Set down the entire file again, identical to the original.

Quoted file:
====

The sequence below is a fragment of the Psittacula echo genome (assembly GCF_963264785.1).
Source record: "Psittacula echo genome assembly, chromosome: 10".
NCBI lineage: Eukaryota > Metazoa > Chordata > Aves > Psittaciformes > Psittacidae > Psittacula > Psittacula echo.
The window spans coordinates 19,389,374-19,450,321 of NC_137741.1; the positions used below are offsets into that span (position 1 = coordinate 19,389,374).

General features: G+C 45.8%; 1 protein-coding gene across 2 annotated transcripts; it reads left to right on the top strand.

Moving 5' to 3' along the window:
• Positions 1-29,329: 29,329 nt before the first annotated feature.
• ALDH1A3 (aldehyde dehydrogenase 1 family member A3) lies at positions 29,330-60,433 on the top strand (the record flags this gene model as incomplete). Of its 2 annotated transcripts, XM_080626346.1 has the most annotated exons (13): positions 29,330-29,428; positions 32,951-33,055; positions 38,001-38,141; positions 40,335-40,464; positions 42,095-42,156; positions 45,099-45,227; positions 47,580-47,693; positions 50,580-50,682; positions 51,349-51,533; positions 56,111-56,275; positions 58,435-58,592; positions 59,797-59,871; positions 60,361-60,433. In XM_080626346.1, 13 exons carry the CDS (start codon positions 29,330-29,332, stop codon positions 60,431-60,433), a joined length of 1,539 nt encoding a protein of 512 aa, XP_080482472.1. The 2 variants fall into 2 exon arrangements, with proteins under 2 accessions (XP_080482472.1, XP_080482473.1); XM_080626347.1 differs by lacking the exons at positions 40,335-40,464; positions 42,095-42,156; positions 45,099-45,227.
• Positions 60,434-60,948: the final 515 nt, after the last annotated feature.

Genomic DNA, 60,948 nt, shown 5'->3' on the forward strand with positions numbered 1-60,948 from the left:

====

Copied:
The sequence below is a fragment of the Psittacula echo genome (assembly GCF_963264785.1).
Source record: "Psittacula echo genome assembly, chromosome: 10".
NCBI lineage: Eukaryota > Metazoa > Chordata > Aves > Psittaciformes > Psittacidae > Psittacula > Psittacula echo.
The window spans coordinates 19,389,374-19,450,321 of NC_137741.1; the positions used below are offsets into that span (position 1 = coordinate 19,389,374).

General features: G+C 45.8%; 1 protein-coding gene across 2 annotated transcripts; it reads left to right on the top strand.

Moving 5' to 3' along the window:
• Positions 1-29,329: 29,329 nt before the first annotated feature.
• ALDH1A3 (aldehyde dehydrogenase 1 family member A3) lies at positions 29,330-60,433 on the top strand (the record flags this gene model as incomplete). Of its 2 annotated transcripts, XM_080626346.1 has the most annotated exons (13): positions 29,330-29,428; positions 32,951-33,055; positions 38,001-38,141; positions 40,335-40,464; positions 42,095-42,156; positions 45,099-45,227; positions 47,580-47,693; positions 50,580-50,682; positions 51,349-51,533; positions 56,111-56,275; positions 58,435-58,592; positions 59,797-59,871; positions 60,361-60,433. In XM_080626346.1, 13 exons carry the CDS (start codon positions 29,330-29,332, stop codon positions 60,431-60,433), a joined length of 1,539 nt encoding a protein of 512 aa, XP_080482472.1. The 2 variants fall into 2 exon arrangements, with proteins under 2 accessions (XP_080482472.1, XP_080482473.1); XM_080626347.1 differs by lacking the exons at positions 40,335-40,464; positions 42,095-42,156; positions 45,099-45,227.
• Positions 60,434-60,948: the final 515 nt, after the last annotated feature.

Genomic DNA, 60,948 nt, shown 5'->3' on the forward strand with positions numbered 1-60,948 from the left: